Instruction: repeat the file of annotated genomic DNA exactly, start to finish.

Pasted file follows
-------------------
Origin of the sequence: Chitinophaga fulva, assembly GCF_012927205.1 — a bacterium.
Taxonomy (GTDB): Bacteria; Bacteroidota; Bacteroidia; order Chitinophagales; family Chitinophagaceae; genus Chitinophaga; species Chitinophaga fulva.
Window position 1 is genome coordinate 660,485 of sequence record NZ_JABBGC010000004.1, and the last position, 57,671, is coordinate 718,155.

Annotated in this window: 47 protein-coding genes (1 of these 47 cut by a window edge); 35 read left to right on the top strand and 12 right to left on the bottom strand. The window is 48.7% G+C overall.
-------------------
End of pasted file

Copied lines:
Origin of the sequence: Chitinophaga fulva, assembly GCF_012927205.1 — a bacterium.
Taxonomy (GTDB): Bacteria; Bacteroidota; Bacteroidia; order Chitinophagales; family Chitinophagaceae; genus Chitinophaga; species Chitinophaga fulva.
Window position 1 is genome coordinate 660,485 of sequence record NZ_JABBGC010000004.1, and the last position, 57,671, is coordinate 718,155.

Annotated in this window: 47 protein-coding genes (1 of these 47 cut by a window edge); 35 read left to right on the top strand and 12 right to left on the bottom strand. The window is 48.7% G+C overall.